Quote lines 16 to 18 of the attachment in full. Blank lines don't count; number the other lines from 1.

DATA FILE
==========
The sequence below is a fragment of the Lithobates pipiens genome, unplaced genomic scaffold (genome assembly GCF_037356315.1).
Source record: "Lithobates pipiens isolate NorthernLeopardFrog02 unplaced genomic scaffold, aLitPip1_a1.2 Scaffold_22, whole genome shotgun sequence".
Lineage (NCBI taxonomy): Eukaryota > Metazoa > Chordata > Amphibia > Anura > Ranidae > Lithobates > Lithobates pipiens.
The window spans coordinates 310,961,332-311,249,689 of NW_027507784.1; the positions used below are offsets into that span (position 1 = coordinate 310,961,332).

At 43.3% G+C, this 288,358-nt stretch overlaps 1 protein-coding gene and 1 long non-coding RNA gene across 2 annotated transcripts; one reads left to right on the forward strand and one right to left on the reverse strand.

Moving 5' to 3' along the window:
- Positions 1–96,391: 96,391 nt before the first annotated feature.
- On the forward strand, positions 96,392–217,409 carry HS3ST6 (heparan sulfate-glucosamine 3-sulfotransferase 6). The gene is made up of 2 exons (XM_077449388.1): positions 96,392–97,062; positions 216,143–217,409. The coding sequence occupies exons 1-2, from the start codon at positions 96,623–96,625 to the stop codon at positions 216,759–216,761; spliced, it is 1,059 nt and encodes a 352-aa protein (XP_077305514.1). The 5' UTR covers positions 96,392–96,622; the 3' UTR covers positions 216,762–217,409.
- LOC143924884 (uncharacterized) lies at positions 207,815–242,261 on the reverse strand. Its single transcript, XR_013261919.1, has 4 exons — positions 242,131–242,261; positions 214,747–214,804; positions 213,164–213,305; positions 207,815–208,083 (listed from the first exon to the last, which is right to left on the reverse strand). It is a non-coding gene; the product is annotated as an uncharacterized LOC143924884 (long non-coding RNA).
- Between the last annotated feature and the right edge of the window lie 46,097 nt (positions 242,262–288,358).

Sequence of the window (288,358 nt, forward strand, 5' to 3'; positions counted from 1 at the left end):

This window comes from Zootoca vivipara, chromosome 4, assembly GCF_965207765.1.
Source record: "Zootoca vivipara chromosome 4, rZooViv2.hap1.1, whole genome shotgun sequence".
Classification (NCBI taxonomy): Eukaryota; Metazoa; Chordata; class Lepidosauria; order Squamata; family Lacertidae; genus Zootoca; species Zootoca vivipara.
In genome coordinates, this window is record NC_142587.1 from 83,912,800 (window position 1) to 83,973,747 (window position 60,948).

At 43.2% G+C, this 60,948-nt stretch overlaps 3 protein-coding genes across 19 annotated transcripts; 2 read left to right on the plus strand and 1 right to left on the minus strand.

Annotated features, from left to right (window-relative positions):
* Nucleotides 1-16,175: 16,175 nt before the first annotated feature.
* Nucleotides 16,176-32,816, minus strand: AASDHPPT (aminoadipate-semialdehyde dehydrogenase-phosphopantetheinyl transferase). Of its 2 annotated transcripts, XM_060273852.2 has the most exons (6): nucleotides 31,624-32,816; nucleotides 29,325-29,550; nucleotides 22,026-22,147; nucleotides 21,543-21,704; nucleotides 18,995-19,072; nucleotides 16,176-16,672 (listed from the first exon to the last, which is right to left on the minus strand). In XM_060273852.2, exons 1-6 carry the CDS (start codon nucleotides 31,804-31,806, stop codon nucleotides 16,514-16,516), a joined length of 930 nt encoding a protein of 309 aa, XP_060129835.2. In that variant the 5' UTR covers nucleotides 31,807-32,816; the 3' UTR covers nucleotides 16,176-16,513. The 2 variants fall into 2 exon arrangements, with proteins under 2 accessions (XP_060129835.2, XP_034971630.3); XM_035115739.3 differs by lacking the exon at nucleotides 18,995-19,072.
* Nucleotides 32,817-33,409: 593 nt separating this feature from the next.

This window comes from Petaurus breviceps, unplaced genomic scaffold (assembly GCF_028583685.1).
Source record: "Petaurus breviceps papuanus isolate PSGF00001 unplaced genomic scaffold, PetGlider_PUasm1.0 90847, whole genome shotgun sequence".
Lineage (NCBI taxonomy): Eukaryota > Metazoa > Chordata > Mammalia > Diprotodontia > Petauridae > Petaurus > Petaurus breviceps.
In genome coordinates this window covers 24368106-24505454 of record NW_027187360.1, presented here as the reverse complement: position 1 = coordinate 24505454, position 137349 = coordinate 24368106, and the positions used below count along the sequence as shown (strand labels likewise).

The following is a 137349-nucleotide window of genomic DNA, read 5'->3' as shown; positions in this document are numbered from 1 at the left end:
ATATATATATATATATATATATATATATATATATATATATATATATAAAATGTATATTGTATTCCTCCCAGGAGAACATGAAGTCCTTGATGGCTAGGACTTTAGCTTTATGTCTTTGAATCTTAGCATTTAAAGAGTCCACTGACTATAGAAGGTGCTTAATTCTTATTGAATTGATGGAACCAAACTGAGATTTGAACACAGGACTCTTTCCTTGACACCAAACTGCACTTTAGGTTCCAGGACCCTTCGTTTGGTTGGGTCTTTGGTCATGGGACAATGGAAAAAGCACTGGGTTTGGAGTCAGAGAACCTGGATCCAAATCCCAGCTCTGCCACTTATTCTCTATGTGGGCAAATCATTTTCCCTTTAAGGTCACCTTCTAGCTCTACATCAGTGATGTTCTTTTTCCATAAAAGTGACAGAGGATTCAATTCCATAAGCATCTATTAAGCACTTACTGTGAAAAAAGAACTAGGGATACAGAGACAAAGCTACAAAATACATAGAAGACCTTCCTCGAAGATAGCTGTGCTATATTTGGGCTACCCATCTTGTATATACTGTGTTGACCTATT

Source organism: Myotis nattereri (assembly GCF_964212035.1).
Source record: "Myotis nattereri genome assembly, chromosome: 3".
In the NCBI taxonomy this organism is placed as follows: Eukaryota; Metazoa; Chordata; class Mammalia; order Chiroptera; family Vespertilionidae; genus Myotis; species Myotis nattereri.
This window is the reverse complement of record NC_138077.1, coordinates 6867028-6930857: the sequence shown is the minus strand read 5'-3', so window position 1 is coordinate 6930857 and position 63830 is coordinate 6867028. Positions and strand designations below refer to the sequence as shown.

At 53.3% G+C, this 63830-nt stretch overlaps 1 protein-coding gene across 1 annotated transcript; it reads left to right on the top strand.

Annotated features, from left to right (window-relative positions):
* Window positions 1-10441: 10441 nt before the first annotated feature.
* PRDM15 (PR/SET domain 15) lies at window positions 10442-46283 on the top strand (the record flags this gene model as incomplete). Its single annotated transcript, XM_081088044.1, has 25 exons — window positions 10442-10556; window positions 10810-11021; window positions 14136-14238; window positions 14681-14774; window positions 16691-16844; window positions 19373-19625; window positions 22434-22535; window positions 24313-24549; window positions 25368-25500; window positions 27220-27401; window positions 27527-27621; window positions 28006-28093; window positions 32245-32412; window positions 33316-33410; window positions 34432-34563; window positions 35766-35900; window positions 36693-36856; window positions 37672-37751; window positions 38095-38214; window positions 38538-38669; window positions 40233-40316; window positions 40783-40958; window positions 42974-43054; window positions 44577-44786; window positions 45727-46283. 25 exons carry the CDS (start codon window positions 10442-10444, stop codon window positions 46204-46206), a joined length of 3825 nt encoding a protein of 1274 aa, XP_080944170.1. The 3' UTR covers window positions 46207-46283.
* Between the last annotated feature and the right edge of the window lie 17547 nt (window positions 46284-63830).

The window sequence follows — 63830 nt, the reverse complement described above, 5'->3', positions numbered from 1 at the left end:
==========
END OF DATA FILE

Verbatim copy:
At 43.2% G+C, this 60,948-nt stretch overlaps 3 protein-coding genes across 19 annotated transcripts; 2 read left to right on the plus strand and 1 right to left on the minus strand.

Annotated features, from left to right (window-relative positions):
* Nucleotides 1-16,175: 16,175 nt before the first annotated feature.